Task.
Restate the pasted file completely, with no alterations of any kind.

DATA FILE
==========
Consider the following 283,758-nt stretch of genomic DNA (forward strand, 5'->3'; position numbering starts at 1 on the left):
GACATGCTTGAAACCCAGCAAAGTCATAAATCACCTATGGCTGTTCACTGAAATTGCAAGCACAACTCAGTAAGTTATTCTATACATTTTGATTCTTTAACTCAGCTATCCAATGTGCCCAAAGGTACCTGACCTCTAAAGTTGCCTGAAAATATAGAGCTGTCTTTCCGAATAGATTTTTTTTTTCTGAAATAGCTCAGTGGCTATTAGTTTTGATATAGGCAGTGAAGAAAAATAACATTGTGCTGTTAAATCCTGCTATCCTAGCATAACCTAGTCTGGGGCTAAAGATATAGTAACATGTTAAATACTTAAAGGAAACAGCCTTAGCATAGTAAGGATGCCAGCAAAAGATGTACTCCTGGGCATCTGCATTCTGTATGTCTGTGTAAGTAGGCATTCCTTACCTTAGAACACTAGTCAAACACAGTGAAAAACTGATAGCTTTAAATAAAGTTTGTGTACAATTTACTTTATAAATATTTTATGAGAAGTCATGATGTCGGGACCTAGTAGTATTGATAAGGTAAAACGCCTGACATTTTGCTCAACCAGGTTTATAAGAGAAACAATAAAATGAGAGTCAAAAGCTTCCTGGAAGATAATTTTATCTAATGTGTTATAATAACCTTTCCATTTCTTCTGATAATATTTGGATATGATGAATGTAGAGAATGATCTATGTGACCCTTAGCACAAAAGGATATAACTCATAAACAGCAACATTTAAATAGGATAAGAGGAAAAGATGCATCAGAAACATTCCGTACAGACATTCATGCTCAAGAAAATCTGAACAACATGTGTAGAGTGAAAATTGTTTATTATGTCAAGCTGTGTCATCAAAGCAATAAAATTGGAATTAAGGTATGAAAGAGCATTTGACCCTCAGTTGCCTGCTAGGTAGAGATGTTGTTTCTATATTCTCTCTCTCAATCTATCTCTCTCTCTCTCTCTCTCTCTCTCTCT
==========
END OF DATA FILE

Consider the following 283,758-nt stretch of genomic DNA (forward strand, 5'->3'; position numbering starts at 1 on the left):
GACATGCTTGAAACCCAGCAAAGTCATAAATCACCTATGGCTGTTCACTGAAATTGCAAGCACAACTCAGTAAGTTATTCTATACATTTTGATTCTTTAACTCAGCTATCCAATGTGCCCAAAGGTACCTGACCTCTAAAGTTGCCTGAAAATATAGAGCTGTCTTTCCGAATAGATTTTTTTTTTCTGAAATAGCTCAGTGGCTATTAGTTTTGATATAGGCAGTGAAGAAAAATAACATTGTGCTGTTAAATCCTGCTATCCTAGCATAACCTAGTCTGGGGCTAAAGATATAGTAACATGTTAAATACTTAAAGGAAACAGCCTTAGCATAGTAAGGATGCCAGCAAAAGATGTACTCCTGGGCATCTGCATTCTGTATGTCTGTGTAAGTAGGCATTCCTTACCTTAGAACACTAGTCAAACACAGTGAAAAACTGATAGCTTTAAATAAAGTTTGTGTACAATTTACTTTATAAATATTTTATGAGAAGTCATGATGTCGGGACCTAGTAGTATTGATAAGGTAAAACGCCTGACATTTTGCTCAACCAGGTTTATAAGAGAAACAATAAAATGAGAGTCAAAAGCTTCCTGGAAGATAATTTTATCTAATGTGTTATAATAACCTTTCCATTTCTTCTGATAATATTTGGATATGATGAATGTAGAGAATGATCTATGTGACCCTTAGCACAAAAGGATATAACTCATAAACAGCAACATTTAAATAGGATAAGAGGAAAAGATGCATCAGAAACATTCCGTACAGACATTCATGCTCAAGAAAATCTGAACAACATGTGTAGAGTGAAAATTGTTTATTATGTCAAGCTGTGTCATCAAAGCAATAAAATTGGAATTAAGGTATGAAAGAGCATTTGACCCTCAGTTGCCTGCTAGGTAGAGATGTTGTTTCTATATTCTCTCTCTCAATCTATCTCTCTCTCTCTCTCTCTCTCTCTCTCT